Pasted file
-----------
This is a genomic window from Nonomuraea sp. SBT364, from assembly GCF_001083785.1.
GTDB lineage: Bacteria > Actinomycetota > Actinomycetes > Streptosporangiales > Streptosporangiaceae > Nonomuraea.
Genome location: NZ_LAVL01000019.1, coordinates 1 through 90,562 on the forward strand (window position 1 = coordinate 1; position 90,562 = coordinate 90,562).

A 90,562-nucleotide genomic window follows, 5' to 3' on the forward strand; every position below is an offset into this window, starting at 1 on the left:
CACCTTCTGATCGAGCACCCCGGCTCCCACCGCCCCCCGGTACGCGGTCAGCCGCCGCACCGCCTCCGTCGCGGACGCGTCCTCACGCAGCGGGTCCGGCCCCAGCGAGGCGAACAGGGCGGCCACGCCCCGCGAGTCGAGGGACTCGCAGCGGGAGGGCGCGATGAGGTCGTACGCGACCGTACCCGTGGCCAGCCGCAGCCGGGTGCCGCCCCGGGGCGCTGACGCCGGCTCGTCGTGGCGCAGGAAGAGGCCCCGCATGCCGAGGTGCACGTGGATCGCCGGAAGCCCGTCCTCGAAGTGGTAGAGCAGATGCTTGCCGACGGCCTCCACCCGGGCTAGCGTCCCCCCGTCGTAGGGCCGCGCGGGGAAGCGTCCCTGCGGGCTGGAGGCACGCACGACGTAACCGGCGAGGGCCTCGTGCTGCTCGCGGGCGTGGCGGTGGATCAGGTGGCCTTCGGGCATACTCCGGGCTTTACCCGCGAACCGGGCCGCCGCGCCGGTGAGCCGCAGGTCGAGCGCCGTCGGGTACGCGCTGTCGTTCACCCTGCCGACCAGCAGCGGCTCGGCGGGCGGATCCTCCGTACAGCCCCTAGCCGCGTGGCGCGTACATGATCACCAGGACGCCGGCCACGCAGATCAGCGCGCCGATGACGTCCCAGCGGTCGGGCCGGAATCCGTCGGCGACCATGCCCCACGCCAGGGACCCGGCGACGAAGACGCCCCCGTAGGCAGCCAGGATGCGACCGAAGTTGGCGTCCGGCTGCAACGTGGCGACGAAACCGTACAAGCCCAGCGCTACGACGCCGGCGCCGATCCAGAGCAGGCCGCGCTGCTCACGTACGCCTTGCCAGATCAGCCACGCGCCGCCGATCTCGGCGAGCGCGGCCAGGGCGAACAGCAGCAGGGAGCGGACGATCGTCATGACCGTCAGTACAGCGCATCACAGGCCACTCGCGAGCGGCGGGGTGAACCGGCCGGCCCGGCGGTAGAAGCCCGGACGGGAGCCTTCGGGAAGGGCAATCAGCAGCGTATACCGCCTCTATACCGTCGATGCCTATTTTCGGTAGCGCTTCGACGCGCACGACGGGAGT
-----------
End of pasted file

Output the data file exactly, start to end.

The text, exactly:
This is a genomic window from Nonomuraea sp. SBT364, from assembly GCF_001083785.1.
GTDB lineage: Bacteria > Actinomycetota > Actinomycetes > Streptosporangiales > Streptosporangiaceae > Nonomuraea.
Genome location: NZ_LAVL01000019.1, coordinates 1 through 90,562 on the forward strand (window position 1 = coordinate 1; position 90,562 = coordinate 90,562).

A 90,562-nucleotide genomic window follows, 5' to 3' on the forward strand; every position below is an offset into this window, starting at 1 on the left:
CACCTTCTGATCGAGCACCCCGGCTCCCACCGCCCCCCGGTACGCGGTCAGCCGCCGCACCGCCTCCGTCGCGGACGCGTCCTCACGCAGCGGGTCCGGCCCCAGCGAGGCGAACAGGGCGGCCACGCCCCGCGAGTCGAGGGACTCGCAGCGGGAGGGCGCGATGAGGTCGTACGCGACCGTACCCGTGGCCAGCCGCAGCCGGGTGCCGCCCCGGGGCGCTGACGCCGGCTCGTCGTGGCGCAGGAAGAGGCCCCGCATGCCGAGGTGCACGTGGATCGCCGGAAGCCCGTCCTCGAAGTGGTAGAGCAGATGCTTGCCGACGGCCTCCACCCGGGCTAGCGTCCCCCCGTCGTAGGGCCGCGCGGGGAAGCGTCCCTGCGGGCTGGAGGCACGCACGACGTAACCGGCGAGGGCCTCGTGCTGCTCGCGGGCGTGGCGGTGGATCAGGTGGCCTTCGGGCATACTCCGGGCTTTACCCGCGAACCGGGCCGCCGCGCCGGTGAGCCGCAGGTCGAGCGCCGTCGGGTACGCGCTGTCGTTCACCCTGCCGACCAGCAGCGGCTCGGCGGGCGGATCCTCCGTACAGCCCCTAGCCGCGTGGCGCGTACATGATCACCAGGACGCCGGCCACGCAGATCAGCGCGCCGATGACGTCCCAGCGGTCGGGCCGGAATCCGTCGGCGACCATGCCCCACGCCAGGGACCCGGCGACGAAGACGCCCCCGTAGGCAGCCAGGATGCGACCGAAGTTGGCGTCCGGCTGCAACGTGGCGACGAAACCGTACAAGCCCAGCGCTACGACGCCGGCGCCGATCCAGAGCAGGCCGCGCTGCTCACGTACGCCTTGCCAGATCAGCCACGCGCCGCCGATCTCGGCGAGCGCGGCCAGGGCGAACAGCAGCAGGGAGCGGACGATCGTCATGACCGTCAGTACAGCGCATCACAGGCCACTCGCGAGCGGCGGGGTGAACCGGCCGGCCCGGCGGTAGAAGCCCGGACGGGAGCCTTCGGGAAGGGCAATCAGCAGCGTATACCGCCTCTATACCGTCGATGCCTATTTTCGGTAGCGCTTCGACGCGCACGACGGGAGT